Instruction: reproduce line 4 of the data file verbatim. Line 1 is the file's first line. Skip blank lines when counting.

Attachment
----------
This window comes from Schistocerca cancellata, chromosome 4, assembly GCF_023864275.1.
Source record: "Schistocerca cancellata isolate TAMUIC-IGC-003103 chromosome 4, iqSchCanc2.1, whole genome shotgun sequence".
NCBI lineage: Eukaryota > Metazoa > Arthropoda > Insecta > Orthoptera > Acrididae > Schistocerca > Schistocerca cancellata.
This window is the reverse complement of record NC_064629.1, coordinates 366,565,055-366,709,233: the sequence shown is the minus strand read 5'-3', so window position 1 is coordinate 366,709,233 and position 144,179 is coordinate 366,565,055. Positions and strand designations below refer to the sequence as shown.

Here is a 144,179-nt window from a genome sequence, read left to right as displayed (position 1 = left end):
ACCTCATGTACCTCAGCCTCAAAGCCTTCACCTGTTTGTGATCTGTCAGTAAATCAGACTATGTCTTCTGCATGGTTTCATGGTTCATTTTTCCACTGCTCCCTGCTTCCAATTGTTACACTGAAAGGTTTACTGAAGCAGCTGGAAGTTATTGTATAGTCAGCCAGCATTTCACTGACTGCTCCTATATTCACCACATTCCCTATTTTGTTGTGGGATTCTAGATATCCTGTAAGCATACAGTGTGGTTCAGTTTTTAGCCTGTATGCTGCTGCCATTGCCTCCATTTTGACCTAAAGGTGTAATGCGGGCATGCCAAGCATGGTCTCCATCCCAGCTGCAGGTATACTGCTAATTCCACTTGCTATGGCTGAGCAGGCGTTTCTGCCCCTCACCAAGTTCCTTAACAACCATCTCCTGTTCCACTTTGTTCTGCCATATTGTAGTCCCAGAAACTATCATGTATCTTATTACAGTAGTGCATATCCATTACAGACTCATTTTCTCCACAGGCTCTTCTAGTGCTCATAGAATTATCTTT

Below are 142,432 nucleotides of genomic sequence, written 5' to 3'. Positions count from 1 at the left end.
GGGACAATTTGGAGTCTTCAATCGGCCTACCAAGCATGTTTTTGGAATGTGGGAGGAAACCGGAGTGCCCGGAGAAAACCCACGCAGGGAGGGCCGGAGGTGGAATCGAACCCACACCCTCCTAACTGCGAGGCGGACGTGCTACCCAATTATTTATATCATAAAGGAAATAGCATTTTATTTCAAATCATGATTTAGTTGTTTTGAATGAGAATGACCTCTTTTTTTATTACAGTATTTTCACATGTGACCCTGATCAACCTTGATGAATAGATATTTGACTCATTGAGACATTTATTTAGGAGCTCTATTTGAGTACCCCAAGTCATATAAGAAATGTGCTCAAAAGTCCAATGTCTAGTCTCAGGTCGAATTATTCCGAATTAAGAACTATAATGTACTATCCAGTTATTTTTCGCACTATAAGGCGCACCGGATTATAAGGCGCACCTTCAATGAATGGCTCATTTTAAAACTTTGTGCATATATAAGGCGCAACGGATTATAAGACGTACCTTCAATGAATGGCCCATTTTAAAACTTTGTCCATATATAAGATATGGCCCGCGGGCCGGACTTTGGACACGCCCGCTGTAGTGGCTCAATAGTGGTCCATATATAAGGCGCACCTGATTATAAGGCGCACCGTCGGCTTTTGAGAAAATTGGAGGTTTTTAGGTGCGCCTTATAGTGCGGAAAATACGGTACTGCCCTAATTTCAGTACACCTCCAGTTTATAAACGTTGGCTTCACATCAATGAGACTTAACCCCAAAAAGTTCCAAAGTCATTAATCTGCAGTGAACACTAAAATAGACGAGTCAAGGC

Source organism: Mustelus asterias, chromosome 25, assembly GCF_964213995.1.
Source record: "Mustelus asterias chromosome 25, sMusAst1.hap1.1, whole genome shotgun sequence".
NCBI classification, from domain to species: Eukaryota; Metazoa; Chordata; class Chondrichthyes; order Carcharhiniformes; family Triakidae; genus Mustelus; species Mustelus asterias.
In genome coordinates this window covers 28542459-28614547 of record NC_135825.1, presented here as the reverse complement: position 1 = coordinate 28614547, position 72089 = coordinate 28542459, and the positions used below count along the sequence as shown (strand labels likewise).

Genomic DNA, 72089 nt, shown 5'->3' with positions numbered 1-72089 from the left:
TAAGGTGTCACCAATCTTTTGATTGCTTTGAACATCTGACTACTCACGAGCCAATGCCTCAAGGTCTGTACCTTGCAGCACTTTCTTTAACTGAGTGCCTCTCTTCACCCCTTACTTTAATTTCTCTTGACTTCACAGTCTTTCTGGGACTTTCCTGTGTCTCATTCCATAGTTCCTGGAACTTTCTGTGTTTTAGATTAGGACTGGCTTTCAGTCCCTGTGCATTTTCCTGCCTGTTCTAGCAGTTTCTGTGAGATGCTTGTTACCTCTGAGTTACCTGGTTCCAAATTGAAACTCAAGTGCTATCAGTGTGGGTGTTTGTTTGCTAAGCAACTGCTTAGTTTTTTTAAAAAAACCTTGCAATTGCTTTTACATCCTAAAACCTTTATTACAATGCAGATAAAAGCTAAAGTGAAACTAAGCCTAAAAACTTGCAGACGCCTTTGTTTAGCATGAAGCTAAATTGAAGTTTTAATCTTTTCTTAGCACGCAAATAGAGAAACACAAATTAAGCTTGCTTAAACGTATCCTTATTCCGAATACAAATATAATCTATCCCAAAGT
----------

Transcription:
This window is the reverse complement of record NC_064629.1, coordinates 366,565,055-366,709,233: the sequence shown is the minus strand read 5'-3', so window position 1 is coordinate 366,709,233 and position 144,179 is coordinate 366,565,055. Positions and strand designations below refer to the sequence as shown.